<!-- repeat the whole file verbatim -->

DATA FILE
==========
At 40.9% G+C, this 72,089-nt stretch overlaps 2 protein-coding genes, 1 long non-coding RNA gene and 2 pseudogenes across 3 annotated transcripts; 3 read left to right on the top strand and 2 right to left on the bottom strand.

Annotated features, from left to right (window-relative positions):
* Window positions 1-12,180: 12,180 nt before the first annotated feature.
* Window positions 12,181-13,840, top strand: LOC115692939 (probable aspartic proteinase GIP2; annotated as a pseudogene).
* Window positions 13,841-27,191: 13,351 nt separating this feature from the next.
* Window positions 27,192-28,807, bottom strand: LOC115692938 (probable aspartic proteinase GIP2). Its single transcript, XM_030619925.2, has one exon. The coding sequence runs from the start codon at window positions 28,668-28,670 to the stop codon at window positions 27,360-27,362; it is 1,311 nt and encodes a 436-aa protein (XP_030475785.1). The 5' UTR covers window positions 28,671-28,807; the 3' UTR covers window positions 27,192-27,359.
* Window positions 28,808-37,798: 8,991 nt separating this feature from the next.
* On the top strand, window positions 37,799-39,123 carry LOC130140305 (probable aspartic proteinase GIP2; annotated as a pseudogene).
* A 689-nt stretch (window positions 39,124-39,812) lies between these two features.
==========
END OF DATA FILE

At 40.9% G+C, this 72,089-nt stretch overlaps 2 protein-coding genes, 1 long non-coding RNA gene and 2 pseudogenes across 3 annotated transcripts; 3 read left to right on the top strand and 2 right to left on the bottom strand.

Annotated features, from left to right (window-relative positions):
* Window positions 1-12,180: 12,180 nt before the first annotated feature.
* Window positions 12,181-13,840, top strand: LOC115692939 (probable aspartic proteinase GIP2; annotated as a pseudogene).
* Window positions 13,841-27,191: 13,351 nt separating this feature from the next.
* Window positions 27,192-28,807, bottom strand: LOC115692938 (probable aspartic proteinase GIP2). Its single transcript, XM_030619925.2, has one exon. The coding sequence runs from the start codon at window positions 28,668-28,670 to the stop codon at window positions 27,360-27,362; it is 1,311 nt and encodes a 436-aa protein (XP_030475785.1). The 5' UTR covers window positions 28,671-28,807; the 3' UTR covers window positions 27,192-27,359.
* Window positions 28,808-37,798: 8,991 nt separating this feature from the next.
* On the top strand, window positions 37,799-39,123 carry LOC130140305 (probable aspartic proteinase GIP2; annotated as a pseudogene).
* A 689-nt stretch (window positions 39,124-39,812) lies between these two features.